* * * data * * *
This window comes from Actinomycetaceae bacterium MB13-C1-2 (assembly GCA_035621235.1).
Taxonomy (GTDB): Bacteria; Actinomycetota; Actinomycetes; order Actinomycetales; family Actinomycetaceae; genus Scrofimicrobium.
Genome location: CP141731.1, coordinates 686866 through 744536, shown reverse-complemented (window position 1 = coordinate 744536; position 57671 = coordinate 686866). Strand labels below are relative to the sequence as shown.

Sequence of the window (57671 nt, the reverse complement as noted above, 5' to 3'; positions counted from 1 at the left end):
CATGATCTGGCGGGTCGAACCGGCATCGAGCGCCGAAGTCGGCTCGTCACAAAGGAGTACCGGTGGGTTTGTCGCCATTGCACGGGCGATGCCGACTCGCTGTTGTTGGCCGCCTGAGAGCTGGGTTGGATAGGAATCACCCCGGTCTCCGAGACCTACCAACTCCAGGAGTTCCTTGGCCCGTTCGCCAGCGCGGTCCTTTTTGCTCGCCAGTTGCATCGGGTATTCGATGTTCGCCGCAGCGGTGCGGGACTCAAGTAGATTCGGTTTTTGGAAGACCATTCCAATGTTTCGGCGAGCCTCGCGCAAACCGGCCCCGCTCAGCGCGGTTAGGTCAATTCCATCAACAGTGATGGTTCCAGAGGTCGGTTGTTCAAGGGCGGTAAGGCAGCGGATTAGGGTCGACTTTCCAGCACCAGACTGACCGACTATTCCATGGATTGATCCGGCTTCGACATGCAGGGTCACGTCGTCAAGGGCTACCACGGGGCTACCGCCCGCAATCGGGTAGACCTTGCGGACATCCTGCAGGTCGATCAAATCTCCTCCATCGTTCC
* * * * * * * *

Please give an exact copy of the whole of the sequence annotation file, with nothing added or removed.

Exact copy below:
This window comes from Actinomycetaceae bacterium MB13-C1-2 (assembly GCA_035621235.1).
Taxonomy (GTDB): Bacteria; Actinomycetota; Actinomycetes; order Actinomycetales; family Actinomycetaceae; genus Scrofimicrobium.
Genome location: CP141731.1, coordinates 686866 through 744536, shown reverse-complemented (window position 1 = coordinate 744536; position 57671 = coordinate 686866). Strand labels below are relative to the sequence as shown.

Sequence of the window (57671 nt, the reverse complement as noted above, 5' to 3'; positions counted from 1 at the left end):
CATGATCTGGCGGGTCGAACCGGCATCGAGCGCCGAAGTCGGCTCGTCACAAAGGAGTACCGGTGGGTTTGTCGCCATTGCACGGGCGATGCCGACTCGCTGTTGTTGGCCGCCTGAGAGCTGGGTTGGATAGGAATCACCCCGGTCTCCGAGACCTACCAACTCCAGGAGTTCCTTGGCCCGTTCGCCAGCGCGGTCCTTTTTGCTCGCCAGTTGCATCGGGTATTCGATGTTCGCCGCAGCGGTGCGGGACTCAAGTAGATTCGGTTTTTGGAAGACCATTCCAATGTTTCGGCGAGCCTCGCGCAAACCGGCCCCGCTCAGCGCGGTTAGGTCAATTCCATCAACAGTGATGGTTCCAGAGGTCGGTTGTTCAAGGGCGGTAAGGCAGCGGATTAGGGTCGACTTTCCAGCACCAGACTGACCGACTATTCCATGGATTGATCCGGCTTCGACATGCAGGGTCACGTCGTCAAGGGCTACCACGGGGCTACCGCCCGCAATCGGGTAGACCTTGCGGACATCCTGCAGGTCGATCAAATCTCCTCCATCGTTCC